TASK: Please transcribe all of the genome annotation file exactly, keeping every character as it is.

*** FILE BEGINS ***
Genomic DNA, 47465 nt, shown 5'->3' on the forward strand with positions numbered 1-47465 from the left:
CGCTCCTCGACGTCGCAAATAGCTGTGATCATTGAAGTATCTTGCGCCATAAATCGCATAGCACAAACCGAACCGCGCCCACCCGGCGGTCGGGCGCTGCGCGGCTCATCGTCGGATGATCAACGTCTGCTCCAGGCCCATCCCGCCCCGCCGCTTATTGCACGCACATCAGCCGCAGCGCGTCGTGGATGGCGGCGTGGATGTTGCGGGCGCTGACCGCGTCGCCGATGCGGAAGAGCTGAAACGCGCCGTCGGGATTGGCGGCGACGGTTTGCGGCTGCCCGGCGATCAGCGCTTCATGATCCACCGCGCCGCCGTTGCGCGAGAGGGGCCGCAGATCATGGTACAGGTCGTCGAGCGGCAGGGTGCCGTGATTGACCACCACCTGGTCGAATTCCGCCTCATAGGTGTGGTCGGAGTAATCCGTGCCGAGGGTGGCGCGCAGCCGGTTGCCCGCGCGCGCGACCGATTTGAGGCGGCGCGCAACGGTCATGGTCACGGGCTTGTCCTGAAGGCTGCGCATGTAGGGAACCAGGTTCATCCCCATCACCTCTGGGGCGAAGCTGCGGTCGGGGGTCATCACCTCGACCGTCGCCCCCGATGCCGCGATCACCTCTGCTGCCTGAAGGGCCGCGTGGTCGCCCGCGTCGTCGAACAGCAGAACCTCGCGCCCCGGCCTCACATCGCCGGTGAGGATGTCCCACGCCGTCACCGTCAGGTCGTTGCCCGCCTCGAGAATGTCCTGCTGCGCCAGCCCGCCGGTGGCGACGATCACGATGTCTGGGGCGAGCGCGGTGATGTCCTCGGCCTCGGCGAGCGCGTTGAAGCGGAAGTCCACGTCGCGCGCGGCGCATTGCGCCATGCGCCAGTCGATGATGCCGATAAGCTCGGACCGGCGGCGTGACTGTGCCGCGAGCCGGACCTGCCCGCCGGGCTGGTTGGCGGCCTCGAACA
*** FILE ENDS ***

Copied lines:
Genomic DNA, 47465 nt, shown 5'->3' on the forward strand with positions numbered 1-47465 from the left:
CGCTCCTCGACGTCGCAAATAGCTGTGATCATTGAAGTATCTTGCGCCATAAATCGCATAGCACAAACCGAACCGCGCCCACCCGGCGGTCGGGCGCTGCGCGGCTCATCGTCGGATGATCAACGTCTGCTCCAGGCCCATCCCGCCCCGCCGCTTATTGCACGCACATCAGCCGCAGCGCGTCGTGGATGGCGGCGTGGATGTTGCGGGCGCTGACCGCGTCGCCGATGCGGAAGAGCTGAAACGCGCCGTCGGGATTGGCGGCGACGGTTTGCGGCTGCCCGGCGATCAGCGCTTCATGATCCACCGCGCCGCCGTTGCGCGAGAGGGGCCGCAGATCATGGTACAGGTCGTCGAGCGGCAGGGTGCCGTGATTGACCACCACCTGGTCGAATTCCGCCTCATAGGTGTGGTCGGAGTAATCCGTGCCGAGGGTGGCGCGCAGCCGGTTGCCCGCGCGCGCGACCGATTTGAGGCGGCGCGCAACGGTCATGGTCACGGGCTTGTCCTGAAGGCTGCGCATGTAGGGAACCAGGTTCATCCCCATCACCTCTGGGGCGAAGCTGCGGTCGGGGGTCATCACCTCGACCGTCGCCCCCGATGCCGCGATCACCTCTGCTGCCTGAAGGGCCGCGTGGTCGCCCGCGTCGTCGAACAGCAGAACCTCGCGCCCCGGCCTCACATCGCCGGTGAGGATGTCCCACGCCGTCACCGTCAGGTCGTTGCCCGCCTCGAGAATGTCCTGCTGCGCCAGCCCGCCGGTGGCGACGATCACGATGTCTGGGGCGAGCGCGGTGATGTCCTCGGCCTCGGCGAGCGCGTTGAAGCGGAAGTCCACGTCGCGCGCGGCGCATTGCGCCATGCGCCAGTCGATGATGCCGATAAGCTCGGACCGGCGGCGTGACTGTGCCGCGAGCCGGACCTGCCCGCCGGGCTGGTTGGCGGCCTCGAACA